Tacticity of Polymers: Definition, Types & Examples

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Instructor: Patricia Jankowski

Patricia has a BSChE. She's an experienced registered nurse who has worked in various acute care areas as well as in legal nurse consulting.

Polymers are molecules composed of carbon and hydrogen made up of repeating smaller units. They can have a variety of properties, depending upon their composition and structure. Here, we will explore the tacticity of polymers. Updated: 08/11/2022

What Is a Polymer?

You may have heard of polymers and thought that they sounded really boring, like some old plastic pipes inside of some old building. But they are truly a lot more than that! Naturally occurring polymers are found inside your body and can provide you with energy. They are also in products you use every day, from fabrics and paints to fiberglass and artificial heart valves. Some polymers are stronger than metal and take less energy to produce. So whether you think they're boring or not, they're still a huge part of your world!

A polymer is a large type of molecule that's composed of repeating chains of smaller molecules. The smaller molecules are called monomers. Polymer molecules can become so large that they connect thousands of monomers, and can have huge molecular weight. Polymers occur frequently in nature, but there are also many synthetic polymers. Rubber and silk are both natural polymers, while polyethylene and polystyrene are synthetic polymers.

Polymers can be classified according to the kinds of chains they form or according to what kind of polymerization reactions create them. Nearly all polymers have a backbone of hydrocarbon, which is a long chain of carbon and hydrogen atoms. They also have pendant groups, which are attached to the hydrocarbon backbone, hanging off of it like a pendant. These are usually a part of the repeating monomer group.

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  • 0:04 What Is a Polymer?
  • 1:30 Tacticity of a Polymer
  • 4:11 Polymerization Processes
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Tacticity of a Polymer

Polymers have a property that is called tacticity. Tacticity refers to the manner in which the pendant groups are arranged along the hydrocarbon chain. In reality, hydrocarbon chains are not long, flat chains lying across a surface, but are instead three-dimensional chains with some atoms projecting out of the plane.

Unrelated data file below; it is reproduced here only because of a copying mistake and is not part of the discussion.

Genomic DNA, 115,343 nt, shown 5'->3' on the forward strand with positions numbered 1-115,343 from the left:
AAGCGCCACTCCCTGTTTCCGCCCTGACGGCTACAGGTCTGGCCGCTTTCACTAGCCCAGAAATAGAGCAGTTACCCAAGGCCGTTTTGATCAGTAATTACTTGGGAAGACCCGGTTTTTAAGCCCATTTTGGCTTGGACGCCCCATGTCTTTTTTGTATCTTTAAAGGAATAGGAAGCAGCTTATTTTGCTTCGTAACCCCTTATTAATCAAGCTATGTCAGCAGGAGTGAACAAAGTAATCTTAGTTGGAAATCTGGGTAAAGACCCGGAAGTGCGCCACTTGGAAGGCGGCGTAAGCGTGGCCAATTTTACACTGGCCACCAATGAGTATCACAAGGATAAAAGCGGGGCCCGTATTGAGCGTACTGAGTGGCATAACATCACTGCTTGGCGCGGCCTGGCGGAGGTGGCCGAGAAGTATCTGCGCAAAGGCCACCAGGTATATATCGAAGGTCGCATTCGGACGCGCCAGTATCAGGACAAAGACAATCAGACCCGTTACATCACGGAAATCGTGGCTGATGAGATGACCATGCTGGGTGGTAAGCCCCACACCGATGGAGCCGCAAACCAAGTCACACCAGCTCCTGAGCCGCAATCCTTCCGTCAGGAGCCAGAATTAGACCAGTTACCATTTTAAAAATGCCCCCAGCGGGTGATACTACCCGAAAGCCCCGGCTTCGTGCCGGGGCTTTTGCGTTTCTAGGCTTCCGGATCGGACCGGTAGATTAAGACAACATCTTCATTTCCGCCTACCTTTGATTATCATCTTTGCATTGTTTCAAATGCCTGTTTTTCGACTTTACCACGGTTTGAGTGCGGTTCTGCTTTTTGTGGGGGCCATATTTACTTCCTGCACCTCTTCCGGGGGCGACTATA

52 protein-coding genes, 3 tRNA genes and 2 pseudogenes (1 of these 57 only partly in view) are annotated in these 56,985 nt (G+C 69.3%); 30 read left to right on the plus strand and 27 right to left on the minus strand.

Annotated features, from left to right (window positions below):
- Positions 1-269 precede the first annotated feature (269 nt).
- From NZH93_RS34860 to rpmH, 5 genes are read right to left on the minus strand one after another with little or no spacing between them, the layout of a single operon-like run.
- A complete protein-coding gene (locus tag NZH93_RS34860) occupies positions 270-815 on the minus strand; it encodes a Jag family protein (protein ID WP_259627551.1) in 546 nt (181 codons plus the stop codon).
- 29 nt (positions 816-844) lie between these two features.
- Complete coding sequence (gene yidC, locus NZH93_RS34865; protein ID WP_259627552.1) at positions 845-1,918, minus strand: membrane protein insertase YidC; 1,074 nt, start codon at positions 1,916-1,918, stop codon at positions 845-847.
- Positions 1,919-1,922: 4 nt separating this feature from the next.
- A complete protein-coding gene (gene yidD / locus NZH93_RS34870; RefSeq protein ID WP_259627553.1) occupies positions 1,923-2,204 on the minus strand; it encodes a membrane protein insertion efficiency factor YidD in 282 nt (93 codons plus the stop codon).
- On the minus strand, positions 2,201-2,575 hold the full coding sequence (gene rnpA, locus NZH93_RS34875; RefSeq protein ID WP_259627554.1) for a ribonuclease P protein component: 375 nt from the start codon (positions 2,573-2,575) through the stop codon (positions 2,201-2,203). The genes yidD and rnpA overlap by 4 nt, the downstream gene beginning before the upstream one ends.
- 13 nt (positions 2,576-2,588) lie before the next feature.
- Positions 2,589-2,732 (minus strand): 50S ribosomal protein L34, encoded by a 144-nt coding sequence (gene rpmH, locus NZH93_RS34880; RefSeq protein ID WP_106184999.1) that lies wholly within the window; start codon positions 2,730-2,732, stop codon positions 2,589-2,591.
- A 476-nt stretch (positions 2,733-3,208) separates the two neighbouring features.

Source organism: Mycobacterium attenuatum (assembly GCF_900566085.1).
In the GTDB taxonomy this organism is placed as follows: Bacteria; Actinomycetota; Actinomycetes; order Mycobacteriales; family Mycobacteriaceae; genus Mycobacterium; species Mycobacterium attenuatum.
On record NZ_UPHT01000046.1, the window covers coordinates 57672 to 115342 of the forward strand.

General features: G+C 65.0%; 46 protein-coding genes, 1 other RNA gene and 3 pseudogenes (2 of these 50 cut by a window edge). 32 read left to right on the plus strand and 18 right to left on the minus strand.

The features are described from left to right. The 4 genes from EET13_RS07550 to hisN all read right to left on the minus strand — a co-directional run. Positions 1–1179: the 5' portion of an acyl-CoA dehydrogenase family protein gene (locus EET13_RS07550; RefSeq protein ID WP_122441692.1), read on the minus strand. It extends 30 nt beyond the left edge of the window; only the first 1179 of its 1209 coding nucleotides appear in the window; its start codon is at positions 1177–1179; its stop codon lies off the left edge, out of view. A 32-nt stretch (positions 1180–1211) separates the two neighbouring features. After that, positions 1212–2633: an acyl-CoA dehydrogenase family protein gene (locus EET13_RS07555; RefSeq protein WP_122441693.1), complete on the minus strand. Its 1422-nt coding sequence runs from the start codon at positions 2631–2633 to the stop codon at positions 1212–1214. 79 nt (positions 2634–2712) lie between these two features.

However, they do follow a few different kinds of set patterns of chain and pendant; it is these patterns that define tacticity. Tacticity patterns are three-dimensional, which means that the pendant groups may not only be on the opposite side of a hydrocarbon chain, but they may also be in a different spatial orientation. Even so, flat images are sometimes used to depict tacticity to simplify the ideas.

The tacticity of a polymer is an important consideration because it affects its physical and chemical properties. There are three different types of tacticity in polymers, which are isotactic, syndiotactic, and atactic. However, one polymer may have more than one tacticity at a different location along the polymer chain. It all depends upon the local conditions to which the polymer is exposed, as well as the proximity to other reactive pendant chains.

  • An isotactic polymer is one in which all of the pendant groups are located on the same side of the hydrocarbon backbone chain. A popular form of polypropylene that is commonly marketed is an example of an isotactic polymer.
  • A syndiotactic polymer is one in which the pendant groups have a regular, alternating pattern along the hydrocarbon backbone chain. Gutta-percha, which is a type of permanent dental filling that is used in root canals because of its biological inertness, is an example of a syndiotactic polymer.
  • An atactic polymer is one in which the pendant groups are randomly arranged along the hydrocarbon backbone. Polystyrene is an example of an atactic polymer.

The mechanical, physical, and chemical properties of polymers depend upon their tacticity. In general, syndiotactic polymers form the most rigid, crystalline structures of the three tacticities. Isotactic polymers are semi-crystalline, and atactic polymers are amorphous in form, with no crystalline structure. If you picture in your mind a hydrocarbon backbone with pendant groups jutting out in any and every direction, you can imagine why it would be difficult to pack such molecules together into an organized crystal. That's why polymers with a more regular structure, like the isotactic and syndiotactic types, can have a crystalline structure.

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